Berlin Vihara: A response to SoGen Ralf Boeck letter
by Senaka Weeraratna, The Buddhist Channel, Sept 28, 2012
My attention was drawn to an article under the title "On the situation in Berlin Vihara' by SoGen Ralf Boeck, Vice-President of the German Buddhist Union, in the Buddhist Channel, on Nov 22, 2012.
I will be writing in full in response to this letter with detailed information.
<< Das Buddhistiche Haus (Berlin Vihara) Frohnau
In the meantime I wish to state that it is a customary practice and basic courtesy in traditional Buddhist communities for office bearers of one Buddhist organisation not to engage in making derogatory statements in public about the conduct and management of another Buddhist organisation.
By engaging in conduct tantamount to ' washing dirty linen in public ' one harms the image of Buddhist Societies and in turn the image of Buddhism.
It was the civic obligation of the writer, being the Vice - President of a national Buddhist organisation in Germany, to first engage in a fact finding endeavour by writing to us to ascertain the truth and veracity of scurrilous and defamatory statements made in a website that has not been updated since January 2008.
There was no such prior communication from the writer SoGen Ralf Boeck, or the DBU directed to the German Dharmaduta Society nor have we received any official notice from the DBU of any other steps taken concerning the Berlin Vihara.
Among other things the writer has said are as follows:"You may be aware that the 50th anniversary of the Berlin Vihara was in 2007 - but in the last 5 years things have changed only for the worse. Today the Berlin Vihara is almost in ruins; it is now a Vihara where no monks reside any more".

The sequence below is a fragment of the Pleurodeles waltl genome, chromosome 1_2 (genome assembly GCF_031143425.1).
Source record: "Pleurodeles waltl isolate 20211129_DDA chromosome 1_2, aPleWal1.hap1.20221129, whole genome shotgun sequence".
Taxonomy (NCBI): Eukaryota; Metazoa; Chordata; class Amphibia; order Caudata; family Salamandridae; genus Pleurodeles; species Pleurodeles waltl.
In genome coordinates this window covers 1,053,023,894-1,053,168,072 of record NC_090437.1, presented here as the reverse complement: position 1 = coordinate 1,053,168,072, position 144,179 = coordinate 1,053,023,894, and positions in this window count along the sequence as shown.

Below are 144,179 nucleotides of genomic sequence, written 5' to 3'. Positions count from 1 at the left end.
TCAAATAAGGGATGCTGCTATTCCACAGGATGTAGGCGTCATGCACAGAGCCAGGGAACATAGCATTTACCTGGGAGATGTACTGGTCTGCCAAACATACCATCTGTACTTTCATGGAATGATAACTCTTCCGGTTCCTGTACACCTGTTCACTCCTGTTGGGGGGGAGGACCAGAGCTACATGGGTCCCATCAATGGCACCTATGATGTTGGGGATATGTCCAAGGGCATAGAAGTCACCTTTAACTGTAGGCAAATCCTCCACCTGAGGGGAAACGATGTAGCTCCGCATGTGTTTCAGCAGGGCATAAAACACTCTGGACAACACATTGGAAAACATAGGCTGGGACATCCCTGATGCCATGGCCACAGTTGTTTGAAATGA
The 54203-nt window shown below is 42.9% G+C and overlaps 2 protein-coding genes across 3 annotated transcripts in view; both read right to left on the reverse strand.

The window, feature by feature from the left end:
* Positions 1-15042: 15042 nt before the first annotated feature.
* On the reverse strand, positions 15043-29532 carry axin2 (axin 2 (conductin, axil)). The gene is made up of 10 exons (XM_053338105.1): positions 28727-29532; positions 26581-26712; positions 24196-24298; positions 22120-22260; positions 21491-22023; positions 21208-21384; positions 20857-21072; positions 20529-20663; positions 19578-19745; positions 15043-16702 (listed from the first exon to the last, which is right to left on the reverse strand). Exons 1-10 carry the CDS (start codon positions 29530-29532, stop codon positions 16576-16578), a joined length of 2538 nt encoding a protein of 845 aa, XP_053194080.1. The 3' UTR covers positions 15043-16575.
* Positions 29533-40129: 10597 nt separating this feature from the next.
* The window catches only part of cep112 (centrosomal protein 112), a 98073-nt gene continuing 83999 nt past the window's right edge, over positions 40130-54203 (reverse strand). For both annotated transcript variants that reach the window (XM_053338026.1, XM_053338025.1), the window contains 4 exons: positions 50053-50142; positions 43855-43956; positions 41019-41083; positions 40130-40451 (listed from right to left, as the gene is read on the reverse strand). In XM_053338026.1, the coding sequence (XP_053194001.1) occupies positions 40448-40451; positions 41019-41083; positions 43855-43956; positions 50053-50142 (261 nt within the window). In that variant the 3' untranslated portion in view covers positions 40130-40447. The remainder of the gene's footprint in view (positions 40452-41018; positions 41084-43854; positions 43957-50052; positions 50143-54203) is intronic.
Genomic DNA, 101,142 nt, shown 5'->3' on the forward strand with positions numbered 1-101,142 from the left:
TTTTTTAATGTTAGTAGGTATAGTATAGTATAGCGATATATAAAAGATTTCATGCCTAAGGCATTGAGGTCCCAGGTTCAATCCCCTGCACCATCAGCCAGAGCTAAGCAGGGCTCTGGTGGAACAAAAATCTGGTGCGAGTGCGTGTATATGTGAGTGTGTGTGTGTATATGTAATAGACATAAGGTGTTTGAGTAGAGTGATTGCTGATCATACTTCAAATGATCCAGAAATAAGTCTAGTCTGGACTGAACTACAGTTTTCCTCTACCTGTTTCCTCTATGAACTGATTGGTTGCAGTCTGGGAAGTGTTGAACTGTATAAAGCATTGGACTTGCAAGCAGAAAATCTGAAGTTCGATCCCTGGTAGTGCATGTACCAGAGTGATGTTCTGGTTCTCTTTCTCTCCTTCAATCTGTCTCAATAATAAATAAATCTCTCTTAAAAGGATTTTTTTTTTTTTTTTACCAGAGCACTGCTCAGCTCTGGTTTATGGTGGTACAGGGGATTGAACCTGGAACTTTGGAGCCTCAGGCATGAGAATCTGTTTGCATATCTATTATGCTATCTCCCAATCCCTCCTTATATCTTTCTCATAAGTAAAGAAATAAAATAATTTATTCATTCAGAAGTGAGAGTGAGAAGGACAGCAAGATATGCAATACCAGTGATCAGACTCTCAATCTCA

1) The 50th anniversary of the founding of the German Dharmaduta Society was commemorated at a public meeting held in Colombo on September 21, 2002 where the Keynote address was delivered by Sister Agganyani (Christa Bentenrieder) , Secretary - General, Deutsche Buddhistische Union (DBU). The title of the address was "The Prospects for the Growth of Buddhism in Germany and other Western Countries", by Agganyani (Christa Bentenrieder). The text of the speech is available on the ' BuddhaNet' website. http://www.buddhanet.net/growth.htm. The content in her keynote address constitutes a refreshing contrast to that found in the letter of your correspondent.
2) The writer also says 'Today the Berlin Vihara is almost in ruins; it is now a Vihara where no monks reside any more." This is factually incorrect. We have always had resident monks on a permanent footing since 1957. In the last five years we have had three monks on a resident basis and a host of other monks from both Sri Lanka and other countries, steeped in the Theravada Buddhist tradition, visiting the Berlin Vihara to conduct meditation retreats and deliver Buddhist sermons. One such monk was the American born Bhante Yogavacara Rahula. He spent the Vas season (Rain Retreat) at the Berlin Vihara in 2011.
Founded in 1924 by Dr. Paul Dahlke, eminent German writer and pioneer of Buddhism in Germany, Das Buddhistische Haus is almost 90 years old today. It is the oldest Theravada Buddhist Temple in Europe. It has been declared a national heritage site by the German public authorities since 1995. Currently restoration work is being done with funding assistance from the German authorities.